I would sometimes walk, or sometime ride my bike to do my morning paper route. My route would take me up over the railway bridge on Devon Road, passing Chelsea Gospel Hall ( my Plymouth Brethren Meeting Room), and down York Rd onto Bellevue Road. There I would pass the Tudor Road Methodist Church. My paper route would take me near St. Anne’s Church, Greenbank (where my mother and her second husband were married, and from where they were buried); Castle Green Congregational Church; St. Mark’s Baptist Church, and St. Mark’s Church (of England).
After delivering the papers I would stop by Nanny Povey’s home, and light her morning coal fire.
If on foot I would then take the #2 or 2A ‘bus from Stapleton Road in Eastville. Across the street from the ‘bus stop was the Eastville Methodist Church where my Mum and Dad had been wed; where I was baptised; and where later I preached.
Eastville was then a bustling working class shopping area with two Banks (Lloyds and Westminster), a Police Station, a new and used car dealer (Williams), a good greengrocer and other necessary shops. Our family Doctor’s “surgery” (as Doctors’ Offices were called in England) was within site. Eastville had two ‘pubs, The “White Swan” and the “Black Swan”. There was (in American terms) a Movie House, “The Hippodrome” where I saw the film of the Coronation of Queen Elizabeth II. Just behind that was the “stadium” of the Bristol Rovers Football Club. This stadium was primarily a Greyhound racing track, advertised in those days as “Greycing” - a word which always puzzled me.
Just up the road was the notorious “100 Fishponds Road” which had been a Victorian workhouse. In my youth it was a second rate and sub-standard “nursing” home, and old folks would dread that one day they would be taken to “100 Fishponds Road”.
Opposite was a ‘bus Depot, and a bit up Fishponds Road was St. Thomas’ Church, and the Eastville Park Methodist Church.
The 2/2A ‘bus route from Lockleaze to Knowle West was the only Bristol ‘bus route to use Leyland Deisel Engined buses.
All the other routes used Bristol made ‘buses with “Bristol” or “Gardner” Engines. Bristolians were/are immensely proud of their home made ‘buses (about which I will write “one day”!).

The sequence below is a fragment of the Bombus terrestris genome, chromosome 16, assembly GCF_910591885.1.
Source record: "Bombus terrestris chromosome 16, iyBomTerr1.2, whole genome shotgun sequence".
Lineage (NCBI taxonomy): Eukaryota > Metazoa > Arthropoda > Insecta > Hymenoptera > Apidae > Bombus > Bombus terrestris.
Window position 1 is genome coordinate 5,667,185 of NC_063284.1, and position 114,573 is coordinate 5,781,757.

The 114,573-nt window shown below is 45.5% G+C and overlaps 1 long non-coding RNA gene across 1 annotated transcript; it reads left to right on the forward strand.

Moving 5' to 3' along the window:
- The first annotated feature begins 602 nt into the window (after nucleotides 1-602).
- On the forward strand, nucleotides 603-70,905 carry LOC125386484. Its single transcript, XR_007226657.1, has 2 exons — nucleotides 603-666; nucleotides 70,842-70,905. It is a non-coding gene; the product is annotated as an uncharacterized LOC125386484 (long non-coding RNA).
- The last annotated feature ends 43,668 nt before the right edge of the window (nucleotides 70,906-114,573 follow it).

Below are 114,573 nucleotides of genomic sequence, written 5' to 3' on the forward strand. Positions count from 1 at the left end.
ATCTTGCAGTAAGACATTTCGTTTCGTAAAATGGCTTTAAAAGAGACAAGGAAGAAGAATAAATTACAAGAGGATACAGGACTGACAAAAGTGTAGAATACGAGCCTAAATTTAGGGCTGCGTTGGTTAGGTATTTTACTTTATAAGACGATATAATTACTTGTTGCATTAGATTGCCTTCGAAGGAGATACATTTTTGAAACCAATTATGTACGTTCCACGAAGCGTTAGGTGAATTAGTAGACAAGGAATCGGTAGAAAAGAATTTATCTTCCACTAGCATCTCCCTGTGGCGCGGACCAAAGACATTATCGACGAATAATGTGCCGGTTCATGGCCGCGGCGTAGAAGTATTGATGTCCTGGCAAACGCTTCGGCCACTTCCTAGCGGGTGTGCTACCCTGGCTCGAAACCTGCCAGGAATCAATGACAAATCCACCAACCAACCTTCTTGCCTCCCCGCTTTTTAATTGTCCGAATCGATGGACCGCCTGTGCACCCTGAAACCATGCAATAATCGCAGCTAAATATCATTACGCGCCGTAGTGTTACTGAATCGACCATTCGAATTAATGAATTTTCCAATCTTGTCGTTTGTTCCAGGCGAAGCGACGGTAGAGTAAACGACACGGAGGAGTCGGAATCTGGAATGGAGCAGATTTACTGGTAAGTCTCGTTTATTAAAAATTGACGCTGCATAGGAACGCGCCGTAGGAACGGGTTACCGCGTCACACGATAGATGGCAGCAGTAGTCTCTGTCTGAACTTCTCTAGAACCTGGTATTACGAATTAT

(see below for a shameful bit of Bristol history)
The ‘bus would take us via Stapleton Road and Warwick Street to Sussex Place, past St. Simon’s Church on the left. This had once been a very high Anglican Church.
Dad used to tell us that on one occasion his own father had been asked to do some plumbing work there. Grand-dad followed the be-cassocked Vicar up the aisle, and when the Vicar paused to genuflect my Methodist grandfather did not, and fell “ass over tip” upon the poor Vicar. I hope that story is true!
The ’bus would then take us past two enormous Methodist Churches, and up to Sussex Place from where my school-mates and I would trudge along said street with his once respectable houses - homes in a previous age for prosperous retailers and other small business owners.
Sussex Place led to Ashley Hill, a steep climb on ‘bike or by foot. On the right was “Ivy Church” (a Pentecostal Church); my paternal Great-Grandparents home; Witt’s Bakery, and a home for unmarried mothers.
Also to the right was Sevier Street where the two brothers “Steer” (good Plymouth Brethren) made paint, and where was “Brooks Laundry” where Mum had worked when she’d left school.
The climb up Ashley Hill would take me to Fairfield Grammar School, where I spent five miserable years (1955- 1960). More about this later.
“Urban Renewal” (especially the construction of the M32 Urban Motorway) and changing demographics have altered the landscape of my youth beyond all imagination.
Gone are 100 Fishponds Road, and the Soccer/Greycing stadium. Gone is the Hippodrome Cinema. Gone is the ’bus Depot.
Mostly gone are the Churches.
Chelsea Gospel Hall survives. Tudor Road Methodist Church and St. Thomas’s Church, and Eastville Park Methodist Church are now homes to West Indian denominations.
St. Anne’s Church and Castle Green Congregational Church struggle on.
Eastville Methodist Church was torn down and replaced by offices.
I believe that St. Mark’s Baptist Church is no more; and St. Mark’s C of E has been be transformed - the Church into flats and the Church Hall into a Mosque.
The two huge Methodist Churches on Warwick Road were demolished for urban renewal, and replaced by a more modern building which may or may not have a lively congregation.
Gone is a sense of “working class respectability” which enlivened the neighbourhoods and Churches. Gone is the deference to authority which formerly marked England’s working class.
The landscape of my youth is now “multi-cultural”. This is not widely valued, understood, or appreciated. But, short of F-scism and extreme nationalism it cannot be changed.
The “English” culture is being changed, and that leaves many of my compatriots to be confused, if not angry.